But that film is a rare exception to a rule that quickly became tedious for Disney fans. As the end of the main animation renaissance made way for an era of confused and commercially disappointing fare, the proliferation of DTV titles, diminishing in quality with every release, only made the company seem as though they were in the direst of situations. By the mid-2000s, with DTV titles like Brother Bear 2 and The Fox and the Hound 2 going on sale to borderline furious reviews, it seemed as though this trend had long outstayed its welcome.
In 2006, after Disney purchased Pixar, John Lasseter was hired to be Disney Feature Animation’s chief creative officer. Lasseter was clear from the get-go that he disliked Disney’s DTV pipeline and felt that the movies undercut the value of the classic canon. Eventually, he called for the cancelation of all future films in production or development at Disneytoon Studios, which at the time included sequels to Dumbo, The Aristocats, and the recent release Meet the Robinsons. Disney didn’t exactly stop making direct-to-home-release titles, with the Tinkerbell franchise now making headway, but it was clear that this era of DTV Disney was coming to a close.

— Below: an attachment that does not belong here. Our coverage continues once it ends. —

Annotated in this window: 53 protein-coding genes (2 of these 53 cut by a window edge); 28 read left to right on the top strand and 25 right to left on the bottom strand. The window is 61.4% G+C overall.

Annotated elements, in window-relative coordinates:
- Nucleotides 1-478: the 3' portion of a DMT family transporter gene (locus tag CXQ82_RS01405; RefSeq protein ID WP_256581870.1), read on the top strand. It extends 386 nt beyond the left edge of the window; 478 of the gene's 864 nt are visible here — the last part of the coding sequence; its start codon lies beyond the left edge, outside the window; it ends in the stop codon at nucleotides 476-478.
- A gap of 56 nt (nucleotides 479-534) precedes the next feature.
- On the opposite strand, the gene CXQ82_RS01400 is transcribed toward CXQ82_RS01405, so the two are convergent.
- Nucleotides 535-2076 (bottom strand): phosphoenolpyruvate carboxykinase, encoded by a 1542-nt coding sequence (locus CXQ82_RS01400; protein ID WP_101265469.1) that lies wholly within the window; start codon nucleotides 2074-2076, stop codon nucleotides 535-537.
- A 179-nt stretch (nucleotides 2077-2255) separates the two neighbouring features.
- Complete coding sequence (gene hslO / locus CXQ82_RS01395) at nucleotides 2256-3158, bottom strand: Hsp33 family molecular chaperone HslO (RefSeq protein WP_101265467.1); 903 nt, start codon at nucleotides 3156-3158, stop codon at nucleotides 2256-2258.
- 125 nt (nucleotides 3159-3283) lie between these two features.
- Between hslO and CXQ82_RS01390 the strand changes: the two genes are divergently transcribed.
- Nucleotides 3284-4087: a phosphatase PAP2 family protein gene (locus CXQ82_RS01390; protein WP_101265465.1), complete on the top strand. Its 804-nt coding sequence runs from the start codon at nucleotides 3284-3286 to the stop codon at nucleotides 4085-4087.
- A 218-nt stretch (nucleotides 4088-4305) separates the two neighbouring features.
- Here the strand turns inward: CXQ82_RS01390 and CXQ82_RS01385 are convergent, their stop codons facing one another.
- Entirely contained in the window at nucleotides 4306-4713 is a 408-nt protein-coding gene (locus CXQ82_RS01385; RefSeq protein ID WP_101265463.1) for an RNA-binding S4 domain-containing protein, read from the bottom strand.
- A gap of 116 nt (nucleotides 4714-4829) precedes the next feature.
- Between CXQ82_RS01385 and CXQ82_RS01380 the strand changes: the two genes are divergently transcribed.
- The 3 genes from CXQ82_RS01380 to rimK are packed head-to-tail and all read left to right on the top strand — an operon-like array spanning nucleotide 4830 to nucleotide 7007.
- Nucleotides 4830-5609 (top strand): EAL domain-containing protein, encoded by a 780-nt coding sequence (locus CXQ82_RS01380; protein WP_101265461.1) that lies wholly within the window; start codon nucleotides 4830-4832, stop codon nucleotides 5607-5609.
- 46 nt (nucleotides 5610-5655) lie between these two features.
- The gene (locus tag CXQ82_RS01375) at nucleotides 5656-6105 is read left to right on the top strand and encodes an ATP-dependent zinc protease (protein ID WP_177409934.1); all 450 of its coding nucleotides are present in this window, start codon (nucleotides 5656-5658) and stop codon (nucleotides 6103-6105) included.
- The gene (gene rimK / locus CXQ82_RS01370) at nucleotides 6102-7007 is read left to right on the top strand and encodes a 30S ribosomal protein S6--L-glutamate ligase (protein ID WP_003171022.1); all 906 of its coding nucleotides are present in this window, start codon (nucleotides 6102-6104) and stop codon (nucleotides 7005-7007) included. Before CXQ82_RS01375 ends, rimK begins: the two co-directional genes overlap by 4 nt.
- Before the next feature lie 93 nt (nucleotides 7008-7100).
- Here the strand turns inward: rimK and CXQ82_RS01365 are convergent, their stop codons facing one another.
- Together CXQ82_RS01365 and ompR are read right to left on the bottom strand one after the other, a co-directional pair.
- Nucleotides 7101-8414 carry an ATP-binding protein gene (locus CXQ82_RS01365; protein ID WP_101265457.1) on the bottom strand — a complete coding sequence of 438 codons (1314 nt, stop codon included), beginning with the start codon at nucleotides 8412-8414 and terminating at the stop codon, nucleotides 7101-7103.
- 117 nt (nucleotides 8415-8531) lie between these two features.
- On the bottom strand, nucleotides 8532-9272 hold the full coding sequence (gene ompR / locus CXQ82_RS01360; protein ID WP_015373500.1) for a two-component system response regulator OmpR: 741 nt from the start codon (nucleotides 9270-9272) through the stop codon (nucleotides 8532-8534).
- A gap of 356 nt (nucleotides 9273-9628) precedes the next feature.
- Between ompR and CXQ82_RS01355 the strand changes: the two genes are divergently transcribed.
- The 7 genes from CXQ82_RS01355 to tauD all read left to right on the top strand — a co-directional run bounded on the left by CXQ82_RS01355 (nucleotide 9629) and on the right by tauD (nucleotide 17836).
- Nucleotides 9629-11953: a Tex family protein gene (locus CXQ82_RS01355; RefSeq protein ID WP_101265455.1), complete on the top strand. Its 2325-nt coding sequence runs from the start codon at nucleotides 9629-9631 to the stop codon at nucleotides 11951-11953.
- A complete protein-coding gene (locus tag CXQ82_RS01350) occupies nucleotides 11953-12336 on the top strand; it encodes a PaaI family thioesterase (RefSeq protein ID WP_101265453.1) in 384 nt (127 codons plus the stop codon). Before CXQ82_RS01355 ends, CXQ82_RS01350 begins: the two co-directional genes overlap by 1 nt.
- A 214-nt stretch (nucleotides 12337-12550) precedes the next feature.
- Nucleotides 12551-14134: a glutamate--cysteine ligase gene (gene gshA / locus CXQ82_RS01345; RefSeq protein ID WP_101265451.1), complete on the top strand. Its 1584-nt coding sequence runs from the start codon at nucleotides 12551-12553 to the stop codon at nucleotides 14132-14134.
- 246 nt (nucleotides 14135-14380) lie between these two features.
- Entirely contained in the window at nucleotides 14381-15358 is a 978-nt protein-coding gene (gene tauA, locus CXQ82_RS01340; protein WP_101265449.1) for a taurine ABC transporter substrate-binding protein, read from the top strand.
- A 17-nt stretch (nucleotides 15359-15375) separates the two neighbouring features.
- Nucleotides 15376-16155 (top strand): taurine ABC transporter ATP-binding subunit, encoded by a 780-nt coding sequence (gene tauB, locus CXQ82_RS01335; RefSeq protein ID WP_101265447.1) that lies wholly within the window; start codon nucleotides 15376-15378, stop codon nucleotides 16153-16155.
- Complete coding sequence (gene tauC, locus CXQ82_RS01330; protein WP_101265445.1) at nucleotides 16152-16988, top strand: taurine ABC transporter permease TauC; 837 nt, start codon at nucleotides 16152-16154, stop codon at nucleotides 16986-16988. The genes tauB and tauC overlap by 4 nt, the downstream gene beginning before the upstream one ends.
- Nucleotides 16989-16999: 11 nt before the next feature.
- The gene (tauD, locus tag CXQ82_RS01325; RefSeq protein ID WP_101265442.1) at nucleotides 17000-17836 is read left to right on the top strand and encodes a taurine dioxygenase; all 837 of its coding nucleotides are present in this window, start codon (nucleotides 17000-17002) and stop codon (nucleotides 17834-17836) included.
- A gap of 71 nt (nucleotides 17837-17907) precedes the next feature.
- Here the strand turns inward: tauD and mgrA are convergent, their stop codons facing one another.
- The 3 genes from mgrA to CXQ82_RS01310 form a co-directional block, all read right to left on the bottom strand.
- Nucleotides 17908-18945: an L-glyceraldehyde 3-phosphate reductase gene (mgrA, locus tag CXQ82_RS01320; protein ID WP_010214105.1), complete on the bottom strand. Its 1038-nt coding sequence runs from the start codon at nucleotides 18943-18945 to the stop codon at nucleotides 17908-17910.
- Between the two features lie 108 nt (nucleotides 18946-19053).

A Whole New World
By this point in time, sequels were now commonplace within the company’s main roster, and many of them were critically adored as much as the original stories, such as the Toy Story franchise. The 2010s also heralded the new era of Disney, one of undisputed multi-platform domination in large part thanks to the growth of the expanded franchise format. With various acquired IPs under their belt, Disney moved into a new era with their classic animations. Rather than cheaply sequelize them, the studio now lavishly remakes them in live action, with $200 million-plus budgets and major stars in the leading roles. 2019’s remake of The Lion King is already the seventh highest-grossing film of all time.